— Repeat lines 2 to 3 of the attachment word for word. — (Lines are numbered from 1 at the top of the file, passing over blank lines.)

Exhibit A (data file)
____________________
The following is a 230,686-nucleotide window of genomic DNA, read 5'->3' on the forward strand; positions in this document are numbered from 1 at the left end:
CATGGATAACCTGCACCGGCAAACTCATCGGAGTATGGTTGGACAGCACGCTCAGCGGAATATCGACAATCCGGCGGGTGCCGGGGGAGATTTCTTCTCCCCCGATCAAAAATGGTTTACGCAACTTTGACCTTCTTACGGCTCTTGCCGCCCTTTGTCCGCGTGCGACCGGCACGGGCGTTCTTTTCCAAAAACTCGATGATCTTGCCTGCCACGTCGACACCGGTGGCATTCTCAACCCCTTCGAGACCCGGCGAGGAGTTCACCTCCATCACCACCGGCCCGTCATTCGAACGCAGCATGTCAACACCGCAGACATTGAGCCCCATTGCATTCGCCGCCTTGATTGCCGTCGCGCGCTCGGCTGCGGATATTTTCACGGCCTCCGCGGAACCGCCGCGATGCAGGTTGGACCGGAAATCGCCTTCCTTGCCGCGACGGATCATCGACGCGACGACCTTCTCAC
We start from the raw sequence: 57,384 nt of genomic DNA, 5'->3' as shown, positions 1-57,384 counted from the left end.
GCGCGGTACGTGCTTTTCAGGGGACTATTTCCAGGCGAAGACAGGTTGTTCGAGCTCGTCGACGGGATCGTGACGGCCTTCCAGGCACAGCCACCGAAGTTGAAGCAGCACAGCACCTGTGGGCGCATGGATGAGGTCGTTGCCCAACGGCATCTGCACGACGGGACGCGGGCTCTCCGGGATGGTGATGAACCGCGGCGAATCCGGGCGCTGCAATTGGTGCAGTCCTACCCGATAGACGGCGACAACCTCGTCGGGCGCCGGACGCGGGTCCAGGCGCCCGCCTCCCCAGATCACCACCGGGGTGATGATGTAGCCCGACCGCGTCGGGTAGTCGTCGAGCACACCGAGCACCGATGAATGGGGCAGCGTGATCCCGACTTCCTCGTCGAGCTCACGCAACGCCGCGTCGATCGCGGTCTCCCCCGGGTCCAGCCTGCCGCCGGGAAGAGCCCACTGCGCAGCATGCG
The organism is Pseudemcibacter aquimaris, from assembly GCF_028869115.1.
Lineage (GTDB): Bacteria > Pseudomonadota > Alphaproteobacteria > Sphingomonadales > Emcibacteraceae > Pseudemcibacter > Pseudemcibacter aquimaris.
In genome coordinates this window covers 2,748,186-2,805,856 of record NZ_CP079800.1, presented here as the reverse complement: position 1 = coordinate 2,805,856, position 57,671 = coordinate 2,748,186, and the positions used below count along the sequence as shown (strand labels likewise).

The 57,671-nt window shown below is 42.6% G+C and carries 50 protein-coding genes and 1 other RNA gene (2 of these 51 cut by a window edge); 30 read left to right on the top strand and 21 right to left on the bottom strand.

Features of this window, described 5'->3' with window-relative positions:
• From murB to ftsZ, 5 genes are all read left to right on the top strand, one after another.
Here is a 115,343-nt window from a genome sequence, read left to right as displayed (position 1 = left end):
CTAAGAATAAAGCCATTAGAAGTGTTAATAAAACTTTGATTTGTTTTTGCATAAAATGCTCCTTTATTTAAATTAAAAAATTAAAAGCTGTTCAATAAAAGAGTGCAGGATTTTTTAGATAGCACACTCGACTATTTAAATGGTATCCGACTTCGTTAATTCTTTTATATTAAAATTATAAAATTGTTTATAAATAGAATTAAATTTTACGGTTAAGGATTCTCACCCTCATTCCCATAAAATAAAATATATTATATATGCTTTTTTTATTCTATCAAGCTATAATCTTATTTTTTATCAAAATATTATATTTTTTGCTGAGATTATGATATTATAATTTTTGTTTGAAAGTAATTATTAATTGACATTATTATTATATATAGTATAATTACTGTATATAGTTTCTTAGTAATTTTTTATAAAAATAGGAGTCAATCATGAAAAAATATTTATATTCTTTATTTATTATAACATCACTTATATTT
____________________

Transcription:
CATGGATAACCTGCACCGGCAAACTCATCGGAGTATGGTTGGACAGCACGCTCAGCGGAATATCGACAATCCGGCGGGTGCCGGGGGAGATTTCTTCTCCCCCGATCAAAAATGGTTTACGCAACTTTGACCTTCTTACGGCTCTTGCCGCCCTTTGTCCGCGTGCGACCGGCACGGGCGTTCTTTTCCAAAAACTCGATGATCTTGCCTGCCACGTCGACACCGGTGGCATTCTCAACCCCTTCGAGACCCGGCGAGGAGTTCACCTCCATCACCACCGGCCCGTCATTCGAACGCAGCATGTCAACACCGCAGACATTGAGCCCCATTGCATTCGCCGCCTTGATTGCCGTCGCGCGCTCGGCTGCGGATATTTTCACGGCCTCCGCGGAACCGCCGCGATGCAGGTTGGACCGGAAATCGCCTTCCTTGCCGCGACGGATCATCGACGCGACGACCTTCTCAC
We start from the raw sequence: 57,384 nt of genomic DNA, 5'->3' as shown, positions 1-57,384 counted from the left end.